Japanese scientists are developing technology to deliver on-demand artificial meteors, which could turn the night sky into a blank canvas.
"Imagine a future where you can use meteors for the international fireworks during a proposal of marriage or at the opening of the memorial," says Shinsuke Abe, Director of research at Nihon University aerospace engineering.
Space entertainment can be shown in the opening of the Olympic games in 2020 in Tokyo. At the same time, in 2018, the company ALE is planning to launch its first satellite into orbit, and will present his debut performance in the same year, when the satellite will reach its position. "We want people to look up and not down to earth," says Abe. "People in Japan are so busy every day, and they need celebration in their lives to bring them closer to nature and allow them to relax."
"A lot of people thought about creating an artificial meteor showers, but Okajima was the first who invested in research," said rie Yamamoto, Director of global strategy. "Okajima watched meteor showers when she was younger that played a role in her inspiration."
Former investment banker with a doctorate in astronomy in 2011 Okajima founded the ALE, having received private funding and cooperation with scientists from three academic institutions.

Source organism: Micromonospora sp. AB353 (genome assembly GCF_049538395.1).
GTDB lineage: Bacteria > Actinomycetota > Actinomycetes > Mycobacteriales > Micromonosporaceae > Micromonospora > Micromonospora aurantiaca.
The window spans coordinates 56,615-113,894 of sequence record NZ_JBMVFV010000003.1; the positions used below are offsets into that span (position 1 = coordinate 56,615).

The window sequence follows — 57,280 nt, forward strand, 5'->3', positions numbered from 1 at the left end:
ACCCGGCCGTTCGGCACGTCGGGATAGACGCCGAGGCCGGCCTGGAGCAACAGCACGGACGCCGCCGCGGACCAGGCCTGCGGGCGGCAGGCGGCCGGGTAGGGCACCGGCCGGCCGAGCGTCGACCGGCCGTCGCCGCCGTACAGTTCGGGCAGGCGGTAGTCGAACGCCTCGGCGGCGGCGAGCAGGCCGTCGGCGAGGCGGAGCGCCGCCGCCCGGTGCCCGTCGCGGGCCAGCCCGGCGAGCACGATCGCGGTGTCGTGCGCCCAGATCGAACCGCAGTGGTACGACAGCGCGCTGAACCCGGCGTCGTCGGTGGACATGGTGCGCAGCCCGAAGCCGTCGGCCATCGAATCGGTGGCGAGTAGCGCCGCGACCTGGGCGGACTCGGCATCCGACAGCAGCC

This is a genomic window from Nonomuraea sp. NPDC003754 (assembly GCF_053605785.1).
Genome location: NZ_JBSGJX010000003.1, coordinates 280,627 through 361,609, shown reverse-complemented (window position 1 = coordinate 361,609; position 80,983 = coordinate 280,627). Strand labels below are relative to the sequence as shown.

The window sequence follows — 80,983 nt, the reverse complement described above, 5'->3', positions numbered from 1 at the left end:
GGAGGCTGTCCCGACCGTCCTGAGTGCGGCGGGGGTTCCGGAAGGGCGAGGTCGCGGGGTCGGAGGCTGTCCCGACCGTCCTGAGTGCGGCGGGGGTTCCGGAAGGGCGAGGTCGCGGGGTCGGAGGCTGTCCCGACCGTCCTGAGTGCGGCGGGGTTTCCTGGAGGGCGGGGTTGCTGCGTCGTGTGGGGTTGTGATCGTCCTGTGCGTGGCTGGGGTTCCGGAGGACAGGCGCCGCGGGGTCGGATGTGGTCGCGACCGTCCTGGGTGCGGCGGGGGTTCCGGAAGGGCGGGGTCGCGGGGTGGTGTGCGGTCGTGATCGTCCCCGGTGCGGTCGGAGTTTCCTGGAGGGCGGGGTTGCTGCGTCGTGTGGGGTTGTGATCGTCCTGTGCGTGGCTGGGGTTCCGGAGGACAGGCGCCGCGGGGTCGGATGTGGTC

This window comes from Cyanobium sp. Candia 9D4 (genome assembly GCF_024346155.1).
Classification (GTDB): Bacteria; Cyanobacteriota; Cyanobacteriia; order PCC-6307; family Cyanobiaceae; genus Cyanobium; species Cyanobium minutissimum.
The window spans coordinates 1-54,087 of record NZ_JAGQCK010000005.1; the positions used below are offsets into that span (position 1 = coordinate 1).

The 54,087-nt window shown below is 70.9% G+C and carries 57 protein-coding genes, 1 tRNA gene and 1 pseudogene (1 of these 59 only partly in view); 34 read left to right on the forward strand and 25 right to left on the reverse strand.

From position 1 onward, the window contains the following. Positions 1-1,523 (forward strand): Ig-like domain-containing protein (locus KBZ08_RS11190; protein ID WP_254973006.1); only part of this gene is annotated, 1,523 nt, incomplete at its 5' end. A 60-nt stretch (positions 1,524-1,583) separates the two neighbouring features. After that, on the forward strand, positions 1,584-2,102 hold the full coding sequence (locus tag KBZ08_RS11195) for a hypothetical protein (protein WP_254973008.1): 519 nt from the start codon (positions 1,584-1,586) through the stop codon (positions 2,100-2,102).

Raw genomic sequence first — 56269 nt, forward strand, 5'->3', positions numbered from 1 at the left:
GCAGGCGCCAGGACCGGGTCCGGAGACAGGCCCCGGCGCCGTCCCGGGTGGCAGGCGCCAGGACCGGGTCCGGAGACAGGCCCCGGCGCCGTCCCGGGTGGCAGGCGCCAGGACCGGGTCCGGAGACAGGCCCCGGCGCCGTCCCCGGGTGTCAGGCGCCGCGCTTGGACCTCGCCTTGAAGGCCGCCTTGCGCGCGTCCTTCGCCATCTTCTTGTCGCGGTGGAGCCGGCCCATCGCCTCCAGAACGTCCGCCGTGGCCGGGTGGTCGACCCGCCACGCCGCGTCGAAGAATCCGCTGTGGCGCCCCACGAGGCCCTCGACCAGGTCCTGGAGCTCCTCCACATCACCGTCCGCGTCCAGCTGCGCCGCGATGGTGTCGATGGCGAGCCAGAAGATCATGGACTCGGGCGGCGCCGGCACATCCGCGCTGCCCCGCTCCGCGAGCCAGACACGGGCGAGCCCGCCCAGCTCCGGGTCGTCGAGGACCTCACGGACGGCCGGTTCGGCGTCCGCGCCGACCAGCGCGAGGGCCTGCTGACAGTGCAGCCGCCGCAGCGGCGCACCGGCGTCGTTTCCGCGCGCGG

The creation of man-made meteor show is a significant scientific feat. First, the team will need to launch a satellite into orbit, which for several months will fly, to reach its position at an altitude of about 310 miles (500 km) in the thermosphere. Each satellite will store about 300 to 500 artificial meteors. The satellite will often take place over large cities at night, if necessary, to provide a meteor shower.
The venting device developed by ALE, will be installed on the satellite to extract the artificial granules, which are about 2 inches in diameter. "It's like shooting a bullet from the satellite," says Abe. Each show will present about a dozen of artificial meteors in the night sky. Unlike natural meteors, artificial meteors ALE will glow different colours to create the sky images.
sections: Society, World News